To the economy. The tragic unfolding of events stem from a deeper problem – that the institutions governing banks and business favour one model of banking, despite the fact that the model has been shown to fail since 2008. Specifically, in this case, Standard and Poor’s downgrading of the Bank was partly a consequence of the rating agency ignoring the capital available to The Co-operative Bank because it was owned by a much larger Co-operative Group. A major catalyst for these problems was the blinkered view of acceptable banking practice.

If Vodafone was a mutual

What would happen if Vodafone was a mutual, owned by everyday people rather than shareholder investors?

Vodaphone announced recently that it was selling its 45% stake in the US mobile company, Verizon Wireless, for over £80 billion. With much praise in the press, Vodaphone said that £66 billion of the sale will go to its shareholders. With nearly 50%of its shareholders in the UK, this will give a much-needed boost to the UK economy, equivalent to around 2% of GDP and some in the press said, akin to quantitative easing.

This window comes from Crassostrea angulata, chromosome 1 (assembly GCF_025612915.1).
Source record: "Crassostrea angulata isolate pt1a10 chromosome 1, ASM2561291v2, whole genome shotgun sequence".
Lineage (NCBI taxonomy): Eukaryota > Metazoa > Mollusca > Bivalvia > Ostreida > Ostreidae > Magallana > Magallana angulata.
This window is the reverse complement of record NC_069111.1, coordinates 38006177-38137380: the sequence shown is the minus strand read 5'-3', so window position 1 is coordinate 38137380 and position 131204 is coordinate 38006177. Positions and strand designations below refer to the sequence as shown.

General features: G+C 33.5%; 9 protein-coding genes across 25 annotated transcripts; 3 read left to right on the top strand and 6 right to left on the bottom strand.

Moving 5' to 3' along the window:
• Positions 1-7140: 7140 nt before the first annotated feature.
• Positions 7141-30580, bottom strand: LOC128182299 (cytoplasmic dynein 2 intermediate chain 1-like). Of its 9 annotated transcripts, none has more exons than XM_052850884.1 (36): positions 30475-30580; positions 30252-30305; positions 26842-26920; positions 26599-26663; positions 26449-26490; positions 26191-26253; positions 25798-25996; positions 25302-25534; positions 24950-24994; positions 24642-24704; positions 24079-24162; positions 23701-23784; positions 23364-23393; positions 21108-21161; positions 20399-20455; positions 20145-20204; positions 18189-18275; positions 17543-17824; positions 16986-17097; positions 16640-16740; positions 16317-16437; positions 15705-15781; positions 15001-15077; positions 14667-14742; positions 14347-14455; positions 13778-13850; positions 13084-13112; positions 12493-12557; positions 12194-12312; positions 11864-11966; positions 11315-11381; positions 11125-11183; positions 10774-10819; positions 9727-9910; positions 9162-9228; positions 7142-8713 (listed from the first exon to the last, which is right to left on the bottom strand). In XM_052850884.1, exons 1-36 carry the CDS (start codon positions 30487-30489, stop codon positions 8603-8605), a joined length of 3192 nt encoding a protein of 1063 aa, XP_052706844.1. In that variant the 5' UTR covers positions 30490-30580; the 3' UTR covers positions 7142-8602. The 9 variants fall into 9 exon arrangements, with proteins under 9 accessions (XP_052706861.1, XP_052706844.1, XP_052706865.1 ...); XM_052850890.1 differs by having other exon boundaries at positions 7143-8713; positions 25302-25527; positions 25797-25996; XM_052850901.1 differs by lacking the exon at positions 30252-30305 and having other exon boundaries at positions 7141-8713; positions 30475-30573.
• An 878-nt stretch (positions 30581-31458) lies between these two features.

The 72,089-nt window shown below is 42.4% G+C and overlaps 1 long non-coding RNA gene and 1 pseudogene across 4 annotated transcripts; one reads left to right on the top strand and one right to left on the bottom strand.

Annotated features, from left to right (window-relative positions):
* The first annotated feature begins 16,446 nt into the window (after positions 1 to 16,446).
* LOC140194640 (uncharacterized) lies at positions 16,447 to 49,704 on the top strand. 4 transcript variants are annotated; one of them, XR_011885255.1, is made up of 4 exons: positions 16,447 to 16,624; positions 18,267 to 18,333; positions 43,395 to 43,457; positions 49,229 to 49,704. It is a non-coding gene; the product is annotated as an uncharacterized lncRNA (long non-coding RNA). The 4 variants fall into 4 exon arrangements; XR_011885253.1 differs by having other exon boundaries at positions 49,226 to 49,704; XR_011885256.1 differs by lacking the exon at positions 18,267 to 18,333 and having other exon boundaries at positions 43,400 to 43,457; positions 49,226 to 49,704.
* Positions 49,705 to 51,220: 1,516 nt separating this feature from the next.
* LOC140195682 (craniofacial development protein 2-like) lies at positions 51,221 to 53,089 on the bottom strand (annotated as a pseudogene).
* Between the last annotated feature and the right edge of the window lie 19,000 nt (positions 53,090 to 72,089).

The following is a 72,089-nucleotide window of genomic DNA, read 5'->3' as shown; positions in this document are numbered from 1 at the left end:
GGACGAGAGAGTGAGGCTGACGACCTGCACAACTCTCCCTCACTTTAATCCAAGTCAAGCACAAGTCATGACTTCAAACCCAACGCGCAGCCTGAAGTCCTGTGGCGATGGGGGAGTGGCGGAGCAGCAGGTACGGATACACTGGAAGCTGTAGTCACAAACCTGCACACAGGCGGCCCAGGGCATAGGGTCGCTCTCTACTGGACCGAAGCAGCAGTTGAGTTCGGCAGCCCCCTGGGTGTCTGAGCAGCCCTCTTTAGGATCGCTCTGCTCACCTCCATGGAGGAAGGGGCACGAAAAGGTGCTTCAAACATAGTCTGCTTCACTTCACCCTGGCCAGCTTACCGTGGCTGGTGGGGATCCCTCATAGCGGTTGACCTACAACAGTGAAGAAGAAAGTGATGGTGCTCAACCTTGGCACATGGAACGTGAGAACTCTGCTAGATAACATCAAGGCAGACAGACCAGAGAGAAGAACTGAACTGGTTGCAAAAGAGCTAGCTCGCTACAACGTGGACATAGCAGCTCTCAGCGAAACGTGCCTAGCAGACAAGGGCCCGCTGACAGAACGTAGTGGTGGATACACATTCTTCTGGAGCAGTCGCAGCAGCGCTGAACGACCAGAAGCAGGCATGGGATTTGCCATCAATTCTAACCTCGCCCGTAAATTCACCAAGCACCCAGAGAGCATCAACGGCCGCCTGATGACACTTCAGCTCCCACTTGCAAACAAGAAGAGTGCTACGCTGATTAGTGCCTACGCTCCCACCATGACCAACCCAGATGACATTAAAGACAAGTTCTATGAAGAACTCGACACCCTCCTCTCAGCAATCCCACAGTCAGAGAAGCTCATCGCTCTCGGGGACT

That’s a lot of money, no doubt, and it shows the ability of businesses to generate and distribute wealth.

The thing is, though, over 75% of Vodafone’s shares are held by ten investment institutions. So only a small amount of money will go into the pockets of real people or into the economy in any meaningful sense. Most of the pay-out will be re-invested in the markets with little tangible impact for economic wellbeing and the wider economy.

If it was a mutual things would be different.